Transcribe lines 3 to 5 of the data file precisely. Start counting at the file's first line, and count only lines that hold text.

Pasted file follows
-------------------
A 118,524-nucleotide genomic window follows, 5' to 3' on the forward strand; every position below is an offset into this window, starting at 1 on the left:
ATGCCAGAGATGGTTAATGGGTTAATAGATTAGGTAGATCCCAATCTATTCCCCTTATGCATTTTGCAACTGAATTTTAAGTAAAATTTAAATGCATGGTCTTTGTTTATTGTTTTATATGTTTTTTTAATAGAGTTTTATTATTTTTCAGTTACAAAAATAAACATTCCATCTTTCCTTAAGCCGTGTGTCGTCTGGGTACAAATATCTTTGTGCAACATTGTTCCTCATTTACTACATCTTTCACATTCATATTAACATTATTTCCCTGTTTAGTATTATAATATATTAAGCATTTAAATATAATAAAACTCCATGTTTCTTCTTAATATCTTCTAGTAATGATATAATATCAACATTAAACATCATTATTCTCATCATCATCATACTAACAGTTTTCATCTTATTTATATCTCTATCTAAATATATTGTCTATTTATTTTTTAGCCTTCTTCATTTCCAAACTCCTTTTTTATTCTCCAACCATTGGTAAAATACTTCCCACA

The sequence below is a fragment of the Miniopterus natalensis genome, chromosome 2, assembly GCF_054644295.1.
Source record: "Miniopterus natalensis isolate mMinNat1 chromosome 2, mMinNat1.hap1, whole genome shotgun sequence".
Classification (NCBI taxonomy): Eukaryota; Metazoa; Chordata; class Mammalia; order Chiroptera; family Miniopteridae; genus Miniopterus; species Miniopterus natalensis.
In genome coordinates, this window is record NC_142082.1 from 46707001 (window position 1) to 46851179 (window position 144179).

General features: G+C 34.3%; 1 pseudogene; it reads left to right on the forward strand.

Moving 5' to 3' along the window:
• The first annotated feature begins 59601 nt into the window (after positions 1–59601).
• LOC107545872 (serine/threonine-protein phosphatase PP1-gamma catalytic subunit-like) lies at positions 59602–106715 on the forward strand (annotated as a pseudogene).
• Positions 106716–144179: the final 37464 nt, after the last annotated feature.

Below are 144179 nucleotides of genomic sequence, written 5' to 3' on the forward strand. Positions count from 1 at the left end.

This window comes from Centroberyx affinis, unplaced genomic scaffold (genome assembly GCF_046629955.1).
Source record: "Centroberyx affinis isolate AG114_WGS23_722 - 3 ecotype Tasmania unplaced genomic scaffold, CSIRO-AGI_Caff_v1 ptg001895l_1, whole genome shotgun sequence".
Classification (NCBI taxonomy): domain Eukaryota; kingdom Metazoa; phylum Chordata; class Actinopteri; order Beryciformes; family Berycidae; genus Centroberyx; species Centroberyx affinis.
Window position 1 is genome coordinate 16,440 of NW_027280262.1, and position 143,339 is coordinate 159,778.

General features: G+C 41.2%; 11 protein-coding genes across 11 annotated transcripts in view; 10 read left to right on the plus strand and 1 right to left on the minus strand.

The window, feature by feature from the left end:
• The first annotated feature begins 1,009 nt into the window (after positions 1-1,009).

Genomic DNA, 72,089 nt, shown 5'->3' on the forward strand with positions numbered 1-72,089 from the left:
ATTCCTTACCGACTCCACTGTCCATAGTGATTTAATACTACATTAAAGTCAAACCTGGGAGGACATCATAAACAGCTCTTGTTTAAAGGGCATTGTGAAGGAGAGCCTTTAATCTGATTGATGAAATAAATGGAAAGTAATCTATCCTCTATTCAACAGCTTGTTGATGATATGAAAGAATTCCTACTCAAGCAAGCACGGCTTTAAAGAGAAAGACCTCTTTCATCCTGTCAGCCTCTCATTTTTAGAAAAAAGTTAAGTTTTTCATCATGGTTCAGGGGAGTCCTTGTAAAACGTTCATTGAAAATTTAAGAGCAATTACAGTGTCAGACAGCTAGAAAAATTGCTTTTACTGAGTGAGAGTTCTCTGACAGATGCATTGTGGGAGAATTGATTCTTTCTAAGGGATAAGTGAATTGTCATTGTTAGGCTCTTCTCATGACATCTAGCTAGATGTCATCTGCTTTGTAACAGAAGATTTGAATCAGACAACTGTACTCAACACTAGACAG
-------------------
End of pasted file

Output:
The sequence below is a fragment of the Miniopterus natalensis genome, chromosome 2, assembly GCF_054644295.1.
Source record: "Miniopterus natalensis isolate mMinNat1 chromosome 2, mMinNat1.hap1, whole genome shotgun sequence".
Classification (NCBI taxonomy): Eukaryota; Metazoa; Chordata; class Mammalia; order Chiroptera; family Miniopteridae; genus Miniopterus; species Miniopterus natalensis.